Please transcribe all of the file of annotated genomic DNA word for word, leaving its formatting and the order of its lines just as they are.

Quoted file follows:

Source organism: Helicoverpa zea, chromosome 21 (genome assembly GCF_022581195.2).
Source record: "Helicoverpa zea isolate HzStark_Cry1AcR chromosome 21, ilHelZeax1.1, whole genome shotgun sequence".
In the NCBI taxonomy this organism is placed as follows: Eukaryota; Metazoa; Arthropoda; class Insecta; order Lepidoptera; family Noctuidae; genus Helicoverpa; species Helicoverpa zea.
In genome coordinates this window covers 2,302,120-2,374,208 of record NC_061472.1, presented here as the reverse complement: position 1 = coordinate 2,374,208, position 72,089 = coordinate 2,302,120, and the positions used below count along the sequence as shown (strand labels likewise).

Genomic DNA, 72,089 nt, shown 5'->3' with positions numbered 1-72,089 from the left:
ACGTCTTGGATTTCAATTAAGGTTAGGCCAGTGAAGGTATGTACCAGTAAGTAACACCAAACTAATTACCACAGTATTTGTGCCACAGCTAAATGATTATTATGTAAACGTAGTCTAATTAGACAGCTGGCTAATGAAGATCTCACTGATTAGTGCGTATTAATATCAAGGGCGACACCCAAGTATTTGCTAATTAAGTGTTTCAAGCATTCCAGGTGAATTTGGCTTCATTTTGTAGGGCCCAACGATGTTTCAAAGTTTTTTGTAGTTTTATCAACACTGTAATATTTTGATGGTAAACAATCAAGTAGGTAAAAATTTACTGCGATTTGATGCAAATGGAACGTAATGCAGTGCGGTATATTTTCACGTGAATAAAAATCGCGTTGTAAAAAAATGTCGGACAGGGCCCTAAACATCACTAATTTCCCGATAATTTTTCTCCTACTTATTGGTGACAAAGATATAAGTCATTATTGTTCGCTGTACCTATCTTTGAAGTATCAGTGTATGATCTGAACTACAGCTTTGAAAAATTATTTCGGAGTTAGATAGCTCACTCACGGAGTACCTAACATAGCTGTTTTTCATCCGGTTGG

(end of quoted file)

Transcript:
Source organism: Helicoverpa zea, chromosome 21 (genome assembly GCF_022581195.2).
Source record: "Helicoverpa zea isolate HzStark_Cry1AcR chromosome 21, ilHelZeax1.1, whole genome shotgun sequence".
In the NCBI taxonomy this organism is placed as follows: Eukaryota; Metazoa; Arthropoda; class Insecta; order Lepidoptera; family Noctuidae; genus Helicoverpa; species Helicoverpa zea.
In genome coordinates this window covers 2,302,120-2,374,208 of record NC_061472.1, presented here as the reverse complement: position 1 = coordinate 2,374,208, position 72,089 = coordinate 2,302,120, and the positions used below count along the sequence as shown (strand labels likewise).

Genomic DNA, 72,089 nt, shown 5'->3' with positions numbered 1-72,089 from the left:
ACGTCTTGGATTTCAATTAAGGTTAGGCCAGTGAAGGTATGTACCAGTAAGTAACACCAAACTAATTACCACAGTATTTGTGCCACAGCTAAATGATTATTATGTAAACGTAGTCTAATTAGACAGCTGGCTAATGAAGATCTCACTGATTAGTGCGTATTAATATCAAGGGCGACACCCAAGTATTTGCTAATTAAGTGTTTCAAGCATTCCAGGTGAATTTGGCTTCATTTTGTAGGGCCCAACGATGTTTCAAAGTTTTTTGTAGTTTTATCAACACTGTAATATTTTGATGGTAAACAATCAAGTAGGTAAAAATTTACTGCGATTTGATGCAAATGGAACGTAATGCAGTGCGGTATATTTTCACGTGAATAAAAATCGCGTTGTAAAAAAATGTCGGACAGGGCCCTAAACATCACTAATTTCCCGATAATTTTTCTCCTACTTATTGGTGACAAAGATATAAGTCATTATTGTTCGCTGTACCTATCTTTGAAGTATCAGTGTATGATCTGAACTACAGCTTTGAAAAATTATTTCGGAGTTAGATAGCTCACTCACGGAGTACCTAACATAGCTGTTTTTCATCCGGTTGG